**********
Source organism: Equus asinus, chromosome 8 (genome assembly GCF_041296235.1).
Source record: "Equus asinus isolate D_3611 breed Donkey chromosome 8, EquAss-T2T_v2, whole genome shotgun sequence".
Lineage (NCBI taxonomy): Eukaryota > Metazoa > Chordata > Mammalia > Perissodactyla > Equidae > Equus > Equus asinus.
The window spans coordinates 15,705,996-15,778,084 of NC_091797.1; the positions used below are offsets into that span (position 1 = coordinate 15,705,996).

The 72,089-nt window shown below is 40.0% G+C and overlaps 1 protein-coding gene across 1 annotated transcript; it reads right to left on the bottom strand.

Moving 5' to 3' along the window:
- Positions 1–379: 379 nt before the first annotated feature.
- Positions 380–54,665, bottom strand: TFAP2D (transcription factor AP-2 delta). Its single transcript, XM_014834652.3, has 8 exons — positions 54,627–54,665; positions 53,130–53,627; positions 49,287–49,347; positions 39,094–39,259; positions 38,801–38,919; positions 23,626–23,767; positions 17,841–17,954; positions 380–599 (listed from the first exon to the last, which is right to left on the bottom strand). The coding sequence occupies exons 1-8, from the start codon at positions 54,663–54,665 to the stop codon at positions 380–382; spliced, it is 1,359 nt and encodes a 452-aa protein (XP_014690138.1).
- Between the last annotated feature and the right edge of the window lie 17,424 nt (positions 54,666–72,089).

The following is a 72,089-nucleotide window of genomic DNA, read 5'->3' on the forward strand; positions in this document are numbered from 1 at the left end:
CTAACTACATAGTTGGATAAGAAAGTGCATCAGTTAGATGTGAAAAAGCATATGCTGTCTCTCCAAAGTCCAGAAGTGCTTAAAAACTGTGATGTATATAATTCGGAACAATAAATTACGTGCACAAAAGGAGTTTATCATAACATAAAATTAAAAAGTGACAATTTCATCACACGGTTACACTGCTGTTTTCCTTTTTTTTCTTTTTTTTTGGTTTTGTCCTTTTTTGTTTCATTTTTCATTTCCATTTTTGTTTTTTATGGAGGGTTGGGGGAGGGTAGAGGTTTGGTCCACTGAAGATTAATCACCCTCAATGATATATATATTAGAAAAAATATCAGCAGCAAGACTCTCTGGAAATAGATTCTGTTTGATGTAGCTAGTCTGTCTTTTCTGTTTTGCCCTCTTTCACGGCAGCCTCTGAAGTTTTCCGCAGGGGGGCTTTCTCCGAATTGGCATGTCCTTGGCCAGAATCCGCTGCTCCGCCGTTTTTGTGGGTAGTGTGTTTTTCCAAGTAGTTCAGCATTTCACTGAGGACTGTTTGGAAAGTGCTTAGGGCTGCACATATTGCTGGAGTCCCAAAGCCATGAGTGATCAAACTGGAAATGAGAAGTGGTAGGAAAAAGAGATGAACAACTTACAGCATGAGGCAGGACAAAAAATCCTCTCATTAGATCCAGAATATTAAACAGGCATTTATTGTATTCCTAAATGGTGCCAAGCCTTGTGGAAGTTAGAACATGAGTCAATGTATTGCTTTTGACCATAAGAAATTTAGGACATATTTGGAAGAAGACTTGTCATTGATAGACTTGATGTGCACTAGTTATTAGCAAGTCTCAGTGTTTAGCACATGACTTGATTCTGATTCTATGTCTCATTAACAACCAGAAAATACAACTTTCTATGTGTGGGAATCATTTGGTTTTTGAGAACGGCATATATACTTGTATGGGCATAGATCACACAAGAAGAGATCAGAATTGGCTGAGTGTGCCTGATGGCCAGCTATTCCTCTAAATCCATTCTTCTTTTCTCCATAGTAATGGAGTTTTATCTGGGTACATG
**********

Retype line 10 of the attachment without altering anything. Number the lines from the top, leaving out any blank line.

The following is a 72,089-nucleotide window of genomic DNA, read 5'->3' on the forward strand; positions in this document are numbered from 1 at the left end: